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The Wrights’ family helped to shape them into the enterprising aeronautical engineers we know them as today.
If you were the Wright brothers, you would turn your attention not to perfecting your flying skills but securing a patent and finding customers for their groundbreaking invention.
When the Apollo 17 astronauts splashed down in the Pacific Ocean 50 years ago, they were the last humans to visit the Moon. NASA’s Artemis program is set to return humans to the Moon, but not for two to three years from now. Why has it taken more than five decades to send humans back to the Moon?
When the Wrights built and flew their 1903 Flyer, it was not a national treasure. To them it was a research tool in their path toward a practical airplane. Its transformation into a priceless piece of American heritage, displayed in the nation’s capital, took some interesting twists and turns.
Joseph Kittinger Jr. showed undaunted courage, sacrifice, and world-record accomplishments throughout his career and life, and received numerous military and civilian awards and honors. Museum curator Tom Paone reflects on his life and legacy.
When the crew of Apollo 17, the last Apollo Moon landing, returned to Earth after their record-breaking mission in December 1972, commander Gene Cernan brought back the pair of lunar overshoes he walked on the surface of the Moon with. The boots that left the last human footprints on the lunar surface now live in the Destination Moon exhibition at the Museum.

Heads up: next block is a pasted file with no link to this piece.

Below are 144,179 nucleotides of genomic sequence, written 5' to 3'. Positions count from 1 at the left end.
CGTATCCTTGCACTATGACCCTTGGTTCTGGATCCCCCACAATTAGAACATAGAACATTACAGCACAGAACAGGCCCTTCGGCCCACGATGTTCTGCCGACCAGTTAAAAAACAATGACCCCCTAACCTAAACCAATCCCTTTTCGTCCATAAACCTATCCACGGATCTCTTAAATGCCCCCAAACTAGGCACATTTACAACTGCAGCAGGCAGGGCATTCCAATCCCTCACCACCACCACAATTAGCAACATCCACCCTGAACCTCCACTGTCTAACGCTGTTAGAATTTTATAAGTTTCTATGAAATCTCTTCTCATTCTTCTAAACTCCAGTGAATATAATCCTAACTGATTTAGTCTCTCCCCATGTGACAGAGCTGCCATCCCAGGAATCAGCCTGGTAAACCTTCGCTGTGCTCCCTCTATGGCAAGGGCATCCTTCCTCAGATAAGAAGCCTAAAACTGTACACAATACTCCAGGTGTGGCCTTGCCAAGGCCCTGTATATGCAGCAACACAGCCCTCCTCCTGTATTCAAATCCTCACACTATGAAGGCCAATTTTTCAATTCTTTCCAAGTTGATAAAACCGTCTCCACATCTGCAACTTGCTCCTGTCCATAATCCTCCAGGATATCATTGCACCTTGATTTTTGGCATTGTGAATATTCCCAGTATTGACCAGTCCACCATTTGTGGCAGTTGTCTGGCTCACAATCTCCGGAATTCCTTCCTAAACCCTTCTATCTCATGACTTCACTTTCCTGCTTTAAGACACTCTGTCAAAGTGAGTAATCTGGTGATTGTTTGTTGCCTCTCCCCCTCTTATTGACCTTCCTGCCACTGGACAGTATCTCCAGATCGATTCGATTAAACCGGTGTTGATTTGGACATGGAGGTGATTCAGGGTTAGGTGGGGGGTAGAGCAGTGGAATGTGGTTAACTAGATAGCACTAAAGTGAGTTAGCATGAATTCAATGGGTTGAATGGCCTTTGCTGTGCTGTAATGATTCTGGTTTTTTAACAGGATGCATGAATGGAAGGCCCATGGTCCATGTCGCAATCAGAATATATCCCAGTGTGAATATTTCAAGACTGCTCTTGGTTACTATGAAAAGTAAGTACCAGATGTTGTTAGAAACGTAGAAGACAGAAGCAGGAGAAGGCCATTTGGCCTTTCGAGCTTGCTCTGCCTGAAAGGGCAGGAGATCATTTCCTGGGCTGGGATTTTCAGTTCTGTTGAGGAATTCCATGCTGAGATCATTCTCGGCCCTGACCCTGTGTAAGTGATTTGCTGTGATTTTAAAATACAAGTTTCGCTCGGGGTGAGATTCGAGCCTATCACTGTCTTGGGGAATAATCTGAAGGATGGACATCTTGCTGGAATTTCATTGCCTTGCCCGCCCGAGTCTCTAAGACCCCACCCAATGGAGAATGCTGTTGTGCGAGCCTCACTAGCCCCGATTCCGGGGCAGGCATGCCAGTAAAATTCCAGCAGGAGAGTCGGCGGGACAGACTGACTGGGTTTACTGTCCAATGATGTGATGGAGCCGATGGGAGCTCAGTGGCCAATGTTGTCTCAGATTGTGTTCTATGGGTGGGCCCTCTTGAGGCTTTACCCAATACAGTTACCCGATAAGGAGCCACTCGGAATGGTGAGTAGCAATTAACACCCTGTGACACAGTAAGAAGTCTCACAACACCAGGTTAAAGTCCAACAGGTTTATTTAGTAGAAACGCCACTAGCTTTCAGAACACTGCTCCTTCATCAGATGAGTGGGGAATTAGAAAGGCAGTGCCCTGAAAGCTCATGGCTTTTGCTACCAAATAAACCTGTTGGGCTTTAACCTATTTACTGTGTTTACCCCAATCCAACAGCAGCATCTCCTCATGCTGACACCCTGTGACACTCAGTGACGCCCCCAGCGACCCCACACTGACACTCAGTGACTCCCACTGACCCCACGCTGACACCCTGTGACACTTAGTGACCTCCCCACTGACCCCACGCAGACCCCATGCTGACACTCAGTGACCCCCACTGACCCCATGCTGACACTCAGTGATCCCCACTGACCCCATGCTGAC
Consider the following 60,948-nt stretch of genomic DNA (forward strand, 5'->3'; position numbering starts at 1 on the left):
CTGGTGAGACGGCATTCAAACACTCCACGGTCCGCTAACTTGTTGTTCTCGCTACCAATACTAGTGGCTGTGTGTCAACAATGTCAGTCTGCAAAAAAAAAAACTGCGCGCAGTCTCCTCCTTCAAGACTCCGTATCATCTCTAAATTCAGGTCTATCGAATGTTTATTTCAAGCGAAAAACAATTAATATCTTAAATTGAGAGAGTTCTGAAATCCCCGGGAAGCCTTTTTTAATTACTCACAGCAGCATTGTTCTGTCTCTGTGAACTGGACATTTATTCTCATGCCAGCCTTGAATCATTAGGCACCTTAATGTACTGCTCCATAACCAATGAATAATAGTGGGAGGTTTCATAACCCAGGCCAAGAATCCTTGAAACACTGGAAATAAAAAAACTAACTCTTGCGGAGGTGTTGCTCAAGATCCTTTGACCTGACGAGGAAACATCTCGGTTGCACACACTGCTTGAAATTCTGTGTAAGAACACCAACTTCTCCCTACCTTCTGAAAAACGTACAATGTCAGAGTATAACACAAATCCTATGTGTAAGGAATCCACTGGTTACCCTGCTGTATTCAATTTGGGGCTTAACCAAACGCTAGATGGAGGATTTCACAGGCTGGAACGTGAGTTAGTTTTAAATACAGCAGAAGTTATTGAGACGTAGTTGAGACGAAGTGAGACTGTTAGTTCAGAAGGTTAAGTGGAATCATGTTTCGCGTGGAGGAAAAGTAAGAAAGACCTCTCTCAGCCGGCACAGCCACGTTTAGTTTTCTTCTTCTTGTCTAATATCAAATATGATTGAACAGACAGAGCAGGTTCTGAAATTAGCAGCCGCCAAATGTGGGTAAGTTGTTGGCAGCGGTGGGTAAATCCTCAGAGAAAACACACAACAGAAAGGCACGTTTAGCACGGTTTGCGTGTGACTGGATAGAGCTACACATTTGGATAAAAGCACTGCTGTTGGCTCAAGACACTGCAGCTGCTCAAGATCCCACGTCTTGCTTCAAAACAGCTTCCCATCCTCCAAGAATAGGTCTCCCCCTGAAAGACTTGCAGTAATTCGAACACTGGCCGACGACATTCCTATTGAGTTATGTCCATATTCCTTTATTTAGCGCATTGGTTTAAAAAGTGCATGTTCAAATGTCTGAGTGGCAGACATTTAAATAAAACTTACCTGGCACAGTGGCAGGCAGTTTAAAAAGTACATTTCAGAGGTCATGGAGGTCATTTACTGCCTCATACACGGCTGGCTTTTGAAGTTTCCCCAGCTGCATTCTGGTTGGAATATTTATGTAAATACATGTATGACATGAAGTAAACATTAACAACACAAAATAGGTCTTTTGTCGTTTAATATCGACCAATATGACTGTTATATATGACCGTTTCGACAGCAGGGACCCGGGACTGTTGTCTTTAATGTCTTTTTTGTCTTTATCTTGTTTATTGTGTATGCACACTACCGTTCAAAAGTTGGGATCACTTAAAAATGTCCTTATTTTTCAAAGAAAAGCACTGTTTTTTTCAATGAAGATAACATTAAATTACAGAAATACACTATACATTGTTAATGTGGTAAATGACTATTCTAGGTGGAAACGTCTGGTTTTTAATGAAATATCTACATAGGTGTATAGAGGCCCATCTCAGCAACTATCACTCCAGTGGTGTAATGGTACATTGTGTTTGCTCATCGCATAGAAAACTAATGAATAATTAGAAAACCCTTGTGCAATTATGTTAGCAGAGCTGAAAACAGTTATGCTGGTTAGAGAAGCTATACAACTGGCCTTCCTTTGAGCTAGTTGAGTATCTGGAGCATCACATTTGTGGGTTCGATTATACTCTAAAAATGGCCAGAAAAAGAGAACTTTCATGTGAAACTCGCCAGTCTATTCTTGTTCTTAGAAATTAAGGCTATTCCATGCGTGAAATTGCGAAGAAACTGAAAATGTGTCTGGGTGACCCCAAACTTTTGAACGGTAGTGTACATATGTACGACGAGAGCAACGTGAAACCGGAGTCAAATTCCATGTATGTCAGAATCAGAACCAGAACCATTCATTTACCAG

We’re kicking off this season with an episode that really gets to the core of what AirSpace is all about – drilling down to unpack scientifically questionable movies we love... or at least love to hate.
Just over one week until until a brand new season of AirSpace! But today, we’re excited to bring you a special bonus drop from our friends at the National Portrait Gallery’s podcast PORTRAITS.
The Curiosity rover reached a significant milestone on Mars this year. The rover has been exploring the Gale crater for 10 years. Read more on how Curiosity shows no signs of slowing down and the discoveries related to the past potential habitability of the Red Planet.
Although the Artemis I mission won’t have any astronauts riding along, there are other items on board to commemorate the occasion and conduct science to further the Artemis program and other research projects.